Fig. 11.27. Plots of the dependence of the four Flu(J) mode frequencies for K,C«, and RbjCj,, on dopant concentration x [11.93], This plot includes data of Rao et al. (open diamonds) [11.80], Martin et al. (open squares) [11.93], Kuzmany et al. (open circles) [11.77], and Fu et al. (pluses) [11.127], the percentage frequency change between x = 0 and x = 6. As the system cools below the phase transition, phase separation effects are observed in the infrared spectra [11.121,135-137] for Na,C60, K^Q,,, and RbjC^. Additional lines in the infrared spectra are identified with the breakdown of inversion symmetry in the dimer low-temperature quenched phase, as indicated in the inset of Fig. 11.25 [11.121], Other experiments showing this phase transition include electron spin resonance (ESR) [11.138] and differential scanning calorimetry [11.119]. Crystallographic studies [11.139] have shown that the low-temperature phase of Rb,C60 is orthorhombic with an unusually short separation of 9.1 A between the centers of C60 molecules along the crystallographic a direction (see §8.5.2).

11.6.3. Other Doping-Dependent Intramolecular Effects

High energy electron energy loss spectroscopy (HREELS) has also been used to explore the doping dependence of the vibrational spectrum of MXC60 [11.140]. EELS measurements done with a primary electron beam of 2.9 eV on Rb^Qo samples with nominal compositions x = 3,4, and 6 (although the near-surface composition may have been alkali metal deficient) show a strong attenuation in signal for the x — 3 stoichiometry for all the vibrational modes, and this attenuation was attributed to screening effects. Mode intensities for x — 4 and x = 6 are comparable to those for Qo, indicative of their semiconducting properties. Modes Flu(2) and FXu(4) could be followed as a function of alkali metal doping, while Flu(l) and Flu(3) could not be well resolved for x — 6, where the best EELS spectra for the doped samples were observed. The HREELS results are qualitatively similar to the infrared results summarized in §11.6.2, although significant quantitative differences between the IR and HREELS spectra have been reported [11.140].

11.6.4. Doping-Dependent Intermodular Effects

A limited amount of information is now available through inelastic neutron scattering measurements on librations in the doped Qo compounds K3Qo [11.141], RbjQo, [11.72], Rb2.6K0.4C60 [11.55], and Na^Q, [11.142], using polycrystalline samples. Representative spectra for polycrystalline K3Qo for temperatures from 12 to 675 K are shown in Fig. 11.28, where the dashed lines show the librational contribution at low energy. In contrast to the corresponding observation in Qo, only a small mode softening and broadening is observed in K3C60 with increasing T over this wide temperature range, and these temperature-related effects are attributed to dispersion in the librational modes [11.55,141]. The measurements further show little change in librational mode frequency or linewidth as T is lowered below the superconducting transition Tc, although a small sharpening of the librational peak below Tc may indicate some small librational contribution to the electroñ-phonon interaction [11.141]. The persistence of the librational mode to 675 K in Fig. 11.28 indicates that the C60 molecules in K3Qo do not undergo rotational diffusion at high T, but rather continue to librate, consistent with the orientational alignment of the C60 molecules in K3C60. For a librational energy of 3.5 meV (or 28 ctn-1) at 300 K for CM molecules in K3Qo (see Fig. 11.28), the activation energy VA for rotational jumps is estimated as VA ~ 520 meV for 44.5° jumps in the rotational potential, which is in reasonable agreement with estimates for VA from other experiments. The observed temperature dependences of the librational modes for Rb2.6Ko.4C60 and K3C60 are similar with regard to mode frequency and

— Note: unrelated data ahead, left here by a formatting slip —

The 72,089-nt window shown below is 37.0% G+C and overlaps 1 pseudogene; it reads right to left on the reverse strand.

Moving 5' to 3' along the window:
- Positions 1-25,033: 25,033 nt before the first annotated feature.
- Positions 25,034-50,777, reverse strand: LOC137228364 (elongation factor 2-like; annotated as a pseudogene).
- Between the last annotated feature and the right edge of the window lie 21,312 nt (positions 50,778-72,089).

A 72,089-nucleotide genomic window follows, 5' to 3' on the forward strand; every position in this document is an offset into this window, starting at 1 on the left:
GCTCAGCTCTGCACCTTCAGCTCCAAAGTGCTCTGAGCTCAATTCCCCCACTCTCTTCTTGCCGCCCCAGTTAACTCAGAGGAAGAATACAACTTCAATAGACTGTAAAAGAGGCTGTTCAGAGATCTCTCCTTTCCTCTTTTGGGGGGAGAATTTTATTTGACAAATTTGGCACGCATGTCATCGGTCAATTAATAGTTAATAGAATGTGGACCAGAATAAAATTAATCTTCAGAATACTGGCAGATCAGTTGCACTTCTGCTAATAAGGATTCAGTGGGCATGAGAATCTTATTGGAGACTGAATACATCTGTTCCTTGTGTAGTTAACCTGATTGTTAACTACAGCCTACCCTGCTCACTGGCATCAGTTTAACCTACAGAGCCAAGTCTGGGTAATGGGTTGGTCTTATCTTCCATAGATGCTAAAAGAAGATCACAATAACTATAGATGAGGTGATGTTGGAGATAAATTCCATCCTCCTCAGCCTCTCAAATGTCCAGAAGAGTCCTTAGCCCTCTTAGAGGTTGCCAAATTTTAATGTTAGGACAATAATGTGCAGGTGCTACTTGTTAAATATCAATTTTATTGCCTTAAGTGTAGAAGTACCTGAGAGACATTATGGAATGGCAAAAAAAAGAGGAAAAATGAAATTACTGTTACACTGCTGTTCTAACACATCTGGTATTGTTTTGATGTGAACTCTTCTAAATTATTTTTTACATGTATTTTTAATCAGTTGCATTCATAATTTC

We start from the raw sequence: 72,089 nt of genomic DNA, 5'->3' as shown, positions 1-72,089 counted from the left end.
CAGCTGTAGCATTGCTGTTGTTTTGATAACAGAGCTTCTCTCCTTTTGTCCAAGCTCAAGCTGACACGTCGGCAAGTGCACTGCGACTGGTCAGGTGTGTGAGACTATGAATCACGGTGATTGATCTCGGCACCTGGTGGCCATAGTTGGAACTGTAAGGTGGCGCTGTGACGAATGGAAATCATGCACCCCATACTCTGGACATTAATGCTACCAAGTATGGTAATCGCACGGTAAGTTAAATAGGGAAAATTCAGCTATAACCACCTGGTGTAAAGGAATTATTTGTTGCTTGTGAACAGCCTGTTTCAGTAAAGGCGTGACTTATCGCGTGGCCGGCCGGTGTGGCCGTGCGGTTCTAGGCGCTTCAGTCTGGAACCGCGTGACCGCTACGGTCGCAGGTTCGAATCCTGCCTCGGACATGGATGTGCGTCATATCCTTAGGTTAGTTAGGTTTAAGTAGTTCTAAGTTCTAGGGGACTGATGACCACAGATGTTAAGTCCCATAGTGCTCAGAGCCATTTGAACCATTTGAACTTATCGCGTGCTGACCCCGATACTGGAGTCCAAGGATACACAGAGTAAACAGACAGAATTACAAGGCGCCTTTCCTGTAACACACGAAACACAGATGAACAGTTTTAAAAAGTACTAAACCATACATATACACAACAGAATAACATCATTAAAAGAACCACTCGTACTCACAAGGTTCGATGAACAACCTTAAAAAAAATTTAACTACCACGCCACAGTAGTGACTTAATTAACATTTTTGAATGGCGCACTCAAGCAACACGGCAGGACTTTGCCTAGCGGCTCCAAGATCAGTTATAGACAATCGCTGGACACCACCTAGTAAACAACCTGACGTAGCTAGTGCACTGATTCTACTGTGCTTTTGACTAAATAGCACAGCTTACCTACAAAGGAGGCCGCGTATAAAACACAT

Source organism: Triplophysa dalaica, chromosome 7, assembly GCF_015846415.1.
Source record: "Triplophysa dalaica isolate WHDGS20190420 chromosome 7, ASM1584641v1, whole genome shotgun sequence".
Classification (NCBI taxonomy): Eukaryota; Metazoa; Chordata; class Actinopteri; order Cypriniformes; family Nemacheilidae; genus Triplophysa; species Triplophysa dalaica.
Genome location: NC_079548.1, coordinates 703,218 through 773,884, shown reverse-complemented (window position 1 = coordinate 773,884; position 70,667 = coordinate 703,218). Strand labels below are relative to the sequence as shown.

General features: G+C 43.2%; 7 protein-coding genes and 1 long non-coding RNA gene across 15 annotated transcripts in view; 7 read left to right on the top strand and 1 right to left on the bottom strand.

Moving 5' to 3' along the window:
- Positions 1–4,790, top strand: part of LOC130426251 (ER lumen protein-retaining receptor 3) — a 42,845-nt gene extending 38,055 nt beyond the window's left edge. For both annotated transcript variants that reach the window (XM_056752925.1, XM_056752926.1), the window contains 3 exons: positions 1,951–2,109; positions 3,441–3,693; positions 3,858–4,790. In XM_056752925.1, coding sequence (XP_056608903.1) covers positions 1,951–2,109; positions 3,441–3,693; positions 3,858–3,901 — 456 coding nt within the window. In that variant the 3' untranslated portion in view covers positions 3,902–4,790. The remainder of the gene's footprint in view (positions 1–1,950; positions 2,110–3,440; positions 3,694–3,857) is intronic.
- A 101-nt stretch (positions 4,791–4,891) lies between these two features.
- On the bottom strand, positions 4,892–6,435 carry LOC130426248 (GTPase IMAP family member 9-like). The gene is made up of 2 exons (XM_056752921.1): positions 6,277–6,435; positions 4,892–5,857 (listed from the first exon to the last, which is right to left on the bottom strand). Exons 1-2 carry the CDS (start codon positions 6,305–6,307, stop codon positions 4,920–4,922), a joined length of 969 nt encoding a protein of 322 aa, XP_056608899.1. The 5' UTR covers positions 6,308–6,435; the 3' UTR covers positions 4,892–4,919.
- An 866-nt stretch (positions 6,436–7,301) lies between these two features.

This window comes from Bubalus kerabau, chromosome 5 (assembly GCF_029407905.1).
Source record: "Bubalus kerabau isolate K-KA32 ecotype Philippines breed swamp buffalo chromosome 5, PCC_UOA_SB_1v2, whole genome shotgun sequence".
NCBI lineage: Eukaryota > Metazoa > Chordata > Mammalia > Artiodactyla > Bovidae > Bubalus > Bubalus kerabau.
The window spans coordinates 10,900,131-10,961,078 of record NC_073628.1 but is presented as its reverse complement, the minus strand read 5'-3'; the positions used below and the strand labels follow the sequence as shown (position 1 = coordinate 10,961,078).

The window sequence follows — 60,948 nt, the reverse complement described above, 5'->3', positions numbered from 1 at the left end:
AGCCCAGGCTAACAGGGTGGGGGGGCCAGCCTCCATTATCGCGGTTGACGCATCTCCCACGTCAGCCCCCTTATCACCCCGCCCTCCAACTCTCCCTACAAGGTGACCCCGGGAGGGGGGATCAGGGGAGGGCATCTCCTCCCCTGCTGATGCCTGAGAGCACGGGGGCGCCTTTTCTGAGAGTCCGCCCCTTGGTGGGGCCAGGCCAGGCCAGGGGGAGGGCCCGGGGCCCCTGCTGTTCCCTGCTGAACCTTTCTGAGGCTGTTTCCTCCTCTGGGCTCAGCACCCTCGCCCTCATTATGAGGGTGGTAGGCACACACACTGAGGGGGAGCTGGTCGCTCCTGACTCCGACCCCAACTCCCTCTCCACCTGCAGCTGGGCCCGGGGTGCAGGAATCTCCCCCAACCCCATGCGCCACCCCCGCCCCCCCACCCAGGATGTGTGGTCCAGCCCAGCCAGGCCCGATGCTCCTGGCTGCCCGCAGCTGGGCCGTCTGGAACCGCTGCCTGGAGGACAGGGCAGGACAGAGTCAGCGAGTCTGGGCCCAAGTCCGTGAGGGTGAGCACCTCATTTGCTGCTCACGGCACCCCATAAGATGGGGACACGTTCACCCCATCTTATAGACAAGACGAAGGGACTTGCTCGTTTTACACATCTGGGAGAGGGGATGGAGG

linewidth [11.55]. In contrast, the librational energy for Na2RbjC60 shows a strong temperature dependence [11.142], with a strong decrease in frequency and a strikmg increase in linewidth with increasing T, which is attributed to the Pa3 structure at low T for Na-containing compounds, in contrast to the fee structure for KjC^.

A comparison between the librational mode frequency and its temperature dependence for various alkali metal-doped C^ compounds has been used to show the dependence of the rotational potential on alkali metal

Fig. 11.29. Schematic dia-

gram showing the dependence g of the librational energy at low w temperature on the ionic radius of the alkali metal ions occupying the tetrahedral interstices, ~_

in MjQo fullerides: C^ [11.52], "3 ^60 ^C«, [11.141], Rb^Qo o 2 -[11.55], and Na2Rb1C60 [11.142], "¡a The dashed line at 1.12 A cor- ij responds to the size of the "" tetrahedral cavity in pristine C«, ol_

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